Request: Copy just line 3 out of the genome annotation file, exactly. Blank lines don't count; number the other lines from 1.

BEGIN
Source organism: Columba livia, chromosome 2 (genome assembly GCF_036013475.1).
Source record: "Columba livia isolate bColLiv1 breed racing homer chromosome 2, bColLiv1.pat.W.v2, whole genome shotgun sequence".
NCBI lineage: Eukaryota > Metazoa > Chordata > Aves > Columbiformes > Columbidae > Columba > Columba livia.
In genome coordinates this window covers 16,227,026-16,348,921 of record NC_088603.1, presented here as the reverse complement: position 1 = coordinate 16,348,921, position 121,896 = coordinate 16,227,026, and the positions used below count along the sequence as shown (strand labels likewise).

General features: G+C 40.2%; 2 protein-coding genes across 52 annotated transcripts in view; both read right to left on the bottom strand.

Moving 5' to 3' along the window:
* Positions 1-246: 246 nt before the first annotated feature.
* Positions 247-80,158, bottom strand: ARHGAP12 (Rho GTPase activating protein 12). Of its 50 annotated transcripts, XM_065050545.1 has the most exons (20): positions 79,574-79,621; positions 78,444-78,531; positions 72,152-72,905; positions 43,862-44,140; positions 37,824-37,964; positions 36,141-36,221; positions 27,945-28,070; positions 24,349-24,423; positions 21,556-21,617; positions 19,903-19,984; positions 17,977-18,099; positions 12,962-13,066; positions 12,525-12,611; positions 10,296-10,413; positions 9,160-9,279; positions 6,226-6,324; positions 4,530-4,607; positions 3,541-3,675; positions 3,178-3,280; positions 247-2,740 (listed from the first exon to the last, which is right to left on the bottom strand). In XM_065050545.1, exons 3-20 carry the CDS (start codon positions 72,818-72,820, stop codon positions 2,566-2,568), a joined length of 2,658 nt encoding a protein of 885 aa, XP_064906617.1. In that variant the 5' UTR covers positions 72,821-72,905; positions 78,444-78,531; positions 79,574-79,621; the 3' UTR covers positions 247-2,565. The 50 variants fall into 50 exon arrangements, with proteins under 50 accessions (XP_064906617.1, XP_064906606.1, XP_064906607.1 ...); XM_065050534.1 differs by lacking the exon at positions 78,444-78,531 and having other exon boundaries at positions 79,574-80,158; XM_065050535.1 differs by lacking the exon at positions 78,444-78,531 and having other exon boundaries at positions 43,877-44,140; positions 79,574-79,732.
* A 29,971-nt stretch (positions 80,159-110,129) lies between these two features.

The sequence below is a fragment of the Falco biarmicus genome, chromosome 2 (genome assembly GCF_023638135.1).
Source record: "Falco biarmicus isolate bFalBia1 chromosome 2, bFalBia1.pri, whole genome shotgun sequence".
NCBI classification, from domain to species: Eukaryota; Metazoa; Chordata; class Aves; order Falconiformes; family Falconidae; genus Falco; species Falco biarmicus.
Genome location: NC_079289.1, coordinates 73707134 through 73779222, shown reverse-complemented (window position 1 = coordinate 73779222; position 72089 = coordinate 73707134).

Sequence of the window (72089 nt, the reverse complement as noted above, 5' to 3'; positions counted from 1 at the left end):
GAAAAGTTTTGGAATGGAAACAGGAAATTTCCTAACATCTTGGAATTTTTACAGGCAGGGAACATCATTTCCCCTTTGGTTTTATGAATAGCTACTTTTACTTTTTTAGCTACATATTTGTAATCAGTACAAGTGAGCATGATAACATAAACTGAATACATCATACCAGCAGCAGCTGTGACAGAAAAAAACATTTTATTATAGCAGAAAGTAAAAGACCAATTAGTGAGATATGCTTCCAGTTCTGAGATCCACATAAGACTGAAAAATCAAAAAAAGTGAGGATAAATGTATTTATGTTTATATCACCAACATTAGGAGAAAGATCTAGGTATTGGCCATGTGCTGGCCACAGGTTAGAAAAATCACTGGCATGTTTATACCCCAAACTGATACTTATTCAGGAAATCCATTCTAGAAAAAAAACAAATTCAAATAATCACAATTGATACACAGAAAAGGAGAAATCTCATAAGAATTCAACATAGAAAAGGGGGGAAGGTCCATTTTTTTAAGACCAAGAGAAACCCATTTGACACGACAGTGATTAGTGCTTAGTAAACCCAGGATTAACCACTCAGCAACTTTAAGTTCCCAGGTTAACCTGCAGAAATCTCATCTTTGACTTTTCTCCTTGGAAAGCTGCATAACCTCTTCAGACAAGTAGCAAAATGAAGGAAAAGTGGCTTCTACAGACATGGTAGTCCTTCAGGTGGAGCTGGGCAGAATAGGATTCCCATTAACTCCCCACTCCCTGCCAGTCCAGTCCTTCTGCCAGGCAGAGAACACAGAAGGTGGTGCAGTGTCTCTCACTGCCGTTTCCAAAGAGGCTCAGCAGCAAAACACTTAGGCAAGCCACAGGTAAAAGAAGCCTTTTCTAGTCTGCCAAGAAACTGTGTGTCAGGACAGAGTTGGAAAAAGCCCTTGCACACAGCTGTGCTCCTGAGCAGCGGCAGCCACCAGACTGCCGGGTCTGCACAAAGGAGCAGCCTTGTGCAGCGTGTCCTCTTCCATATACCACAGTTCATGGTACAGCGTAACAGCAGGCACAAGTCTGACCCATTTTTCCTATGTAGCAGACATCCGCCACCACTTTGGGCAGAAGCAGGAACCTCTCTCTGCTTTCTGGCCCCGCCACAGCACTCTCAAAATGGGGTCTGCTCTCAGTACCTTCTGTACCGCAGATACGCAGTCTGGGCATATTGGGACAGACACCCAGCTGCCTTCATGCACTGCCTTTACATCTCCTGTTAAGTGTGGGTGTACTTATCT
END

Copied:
NCBI lineage: Eukaryota > Metazoa > Chordata > Aves > Columbiformes > Columbidae > Columba > Columba livia.